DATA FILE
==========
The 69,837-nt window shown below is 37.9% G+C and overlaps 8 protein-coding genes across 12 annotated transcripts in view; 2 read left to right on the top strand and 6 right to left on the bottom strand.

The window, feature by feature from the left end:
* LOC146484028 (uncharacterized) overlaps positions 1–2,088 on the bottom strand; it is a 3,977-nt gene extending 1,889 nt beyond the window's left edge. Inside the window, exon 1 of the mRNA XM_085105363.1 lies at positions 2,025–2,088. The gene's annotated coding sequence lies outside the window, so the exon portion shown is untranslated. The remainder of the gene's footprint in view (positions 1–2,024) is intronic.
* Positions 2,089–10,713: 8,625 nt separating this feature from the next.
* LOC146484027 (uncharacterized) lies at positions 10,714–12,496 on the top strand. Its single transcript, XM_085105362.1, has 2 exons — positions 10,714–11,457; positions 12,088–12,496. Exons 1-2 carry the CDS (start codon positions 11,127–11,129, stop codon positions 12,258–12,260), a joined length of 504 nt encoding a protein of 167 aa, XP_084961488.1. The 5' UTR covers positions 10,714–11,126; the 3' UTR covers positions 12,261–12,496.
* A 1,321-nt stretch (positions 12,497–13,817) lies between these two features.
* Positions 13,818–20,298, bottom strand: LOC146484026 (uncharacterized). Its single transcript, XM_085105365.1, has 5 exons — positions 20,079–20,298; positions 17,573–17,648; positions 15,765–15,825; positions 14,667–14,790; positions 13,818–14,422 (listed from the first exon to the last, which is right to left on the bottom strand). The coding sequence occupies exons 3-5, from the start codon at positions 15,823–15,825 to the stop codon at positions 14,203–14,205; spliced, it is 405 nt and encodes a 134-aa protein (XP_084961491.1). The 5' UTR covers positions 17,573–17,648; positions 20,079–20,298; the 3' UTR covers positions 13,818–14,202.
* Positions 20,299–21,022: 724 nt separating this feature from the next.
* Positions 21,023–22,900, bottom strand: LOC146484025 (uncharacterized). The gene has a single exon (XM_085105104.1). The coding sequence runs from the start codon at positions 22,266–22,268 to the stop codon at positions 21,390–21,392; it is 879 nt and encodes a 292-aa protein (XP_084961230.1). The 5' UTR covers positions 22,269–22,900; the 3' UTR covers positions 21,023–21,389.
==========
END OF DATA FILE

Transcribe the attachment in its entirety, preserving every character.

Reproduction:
The 69,837-nt window shown below is 37.9% G+C and overlaps 8 protein-coding genes across 12 annotated transcripts in view; 2 read left to right on the top strand and 6 right to left on the bottom strand.

The window, feature by feature from the left end:
* LOC146484028 (uncharacterized) overlaps positions 1–2,088 on the bottom strand; it is a 3,977-nt gene extending 1,889 nt beyond the window's left edge. Inside the window, exon 1 of the mRNA XM_085105363.1 lies at positions 2,025–2,088. The gene's annotated coding sequence lies outside the window, so the exon portion shown is untranslated. The remainder of the gene's footprint in view (positions 1–2,024) is intronic.
* Positions 2,089–10,713: 8,625 nt separating this feature from the next.
* LOC146484027 (uncharacterized) lies at positions 10,714–12,496 on the top strand. Its single transcript, XM_085105362.1, has 2 exons — positions 10,714–11,457; positions 12,088–12,496. Exons 1-2 carry the CDS (start codon positions 11,127–11,129, stop codon positions 12,258–12,260), a joined length of 504 nt encoding a protein of 167 aa, XP_084961488.1. The 5' UTR covers positions 10,714–11,126; the 3' UTR covers positions 12,261–12,496.
* A 1,321-nt stretch (positions 12,497–13,817) lies between these two features.
* Positions 13,818–20,298, bottom strand: LOC146484026 (uncharacterized). Its single transcript, XM_085105365.1, has 5 exons — positions 20,079–20,298; positions 17,573–17,648; positions 15,765–15,825; positions 14,667–14,790; positions 13,818–14,422 (listed from the first exon to the last, which is right to left on the bottom strand). The coding sequence occupies exons 3-5, from the start codon at positions 15,823–15,825 to the stop codon at positions 14,203–14,205; spliced, it is 405 nt and encodes a 134-aa protein (XP_084961491.1). The 5' UTR covers positions 17,573–17,648; positions 20,079–20,298; the 3' UTR covers positions 13,818–14,202.
* Positions 20,299–21,022: 724 nt separating this feature from the next.
* Positions 21,023–22,900, bottom strand: LOC146484025 (uncharacterized). The gene has a single exon (XM_085105104.1). The coding sequence runs from the start codon at positions 22,266–22,268 to the stop codon at positions 21,390–21,392; it is 879 nt and encodes a 292-aa protein (XP_084961230.1). The 5' UTR covers positions 22,269–22,900; the 3' UTR covers positions 21,023–21,389.